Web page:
It is always interesting when I’m reading fiction and non-fiction that turn out to be about similar things. This doesn’t always happen. Of course, whenever I’m reading two books at once the two speak to each other. Even books I’m not reading right now also speak into what I’m currently reading. That is part of the fun of reading lots. Your brain works intertextually more and more. But I’ve just finished two fiction books that almost perfectly illustrate the first chapter of my current theological reading. That is pretty exciting.
My current theological read is The Fall of Interpretation: Philosophical Foundations for a Creational Hermeneutic by James K.A. Smith. Smith’s book is about hermeneutics and reading texts. He discusses whether one can ever do this without interpretation. He claims that the need for hermeneutics is part of our status as creatures, created beings, not God, and thus it is not a result of the Fall (Garden of Eden, Eve, Adam, fruit, all that = Fall). I’ve just finished the first chapter in which he discusses and disputes a view of hermeneutics that I was raised with (and, it appears, so was he, #plymouthbrethren ftw). I enjoyed it very much. I’m interested to see how he builds the “Creational Hermeneutic” promised in the title of the book.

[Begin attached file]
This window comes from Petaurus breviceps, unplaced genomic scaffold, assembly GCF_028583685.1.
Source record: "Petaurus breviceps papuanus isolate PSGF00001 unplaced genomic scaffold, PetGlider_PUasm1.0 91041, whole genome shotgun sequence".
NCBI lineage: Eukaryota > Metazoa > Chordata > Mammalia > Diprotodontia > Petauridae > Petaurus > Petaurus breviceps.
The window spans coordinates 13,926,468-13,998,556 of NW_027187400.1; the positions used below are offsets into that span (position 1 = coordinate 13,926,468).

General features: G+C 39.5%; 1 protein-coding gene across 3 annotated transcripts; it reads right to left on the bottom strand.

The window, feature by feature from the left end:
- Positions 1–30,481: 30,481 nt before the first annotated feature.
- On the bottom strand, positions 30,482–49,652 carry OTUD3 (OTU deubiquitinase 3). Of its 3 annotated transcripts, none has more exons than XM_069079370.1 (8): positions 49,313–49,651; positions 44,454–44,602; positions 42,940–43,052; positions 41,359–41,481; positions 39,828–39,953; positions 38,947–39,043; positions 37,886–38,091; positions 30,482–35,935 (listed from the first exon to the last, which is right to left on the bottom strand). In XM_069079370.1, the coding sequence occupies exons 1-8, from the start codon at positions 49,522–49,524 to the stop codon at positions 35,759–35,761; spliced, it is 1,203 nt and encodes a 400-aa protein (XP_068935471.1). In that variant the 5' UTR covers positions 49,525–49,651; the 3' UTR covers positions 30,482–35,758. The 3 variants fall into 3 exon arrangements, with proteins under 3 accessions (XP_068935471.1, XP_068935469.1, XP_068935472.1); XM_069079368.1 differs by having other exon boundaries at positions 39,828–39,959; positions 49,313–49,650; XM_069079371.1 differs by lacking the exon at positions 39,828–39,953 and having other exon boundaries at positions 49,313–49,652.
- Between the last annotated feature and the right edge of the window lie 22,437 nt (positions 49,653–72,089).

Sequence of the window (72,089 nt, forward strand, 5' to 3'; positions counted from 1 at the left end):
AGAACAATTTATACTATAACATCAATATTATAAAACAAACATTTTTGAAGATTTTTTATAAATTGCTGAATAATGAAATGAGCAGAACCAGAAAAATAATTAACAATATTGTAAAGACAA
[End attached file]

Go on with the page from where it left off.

I just finished reading The Chosen and The Promise by Chaim Potok. These books are about growing up Jewish in New York in the 40s. The first book is set during World War II, and in it the protagonist learns about the holocaust. The second book is set in the years after the war with survivors of concentration camps living in New York. Both books discuss the reading and interpretation of sacred texts extensively. The key conflict in the second book is about the reading and study of the Talmud. It is very interesting. I’m glad I re-read these two just in time to start reading Smith’s book. It makes all of them more interesting.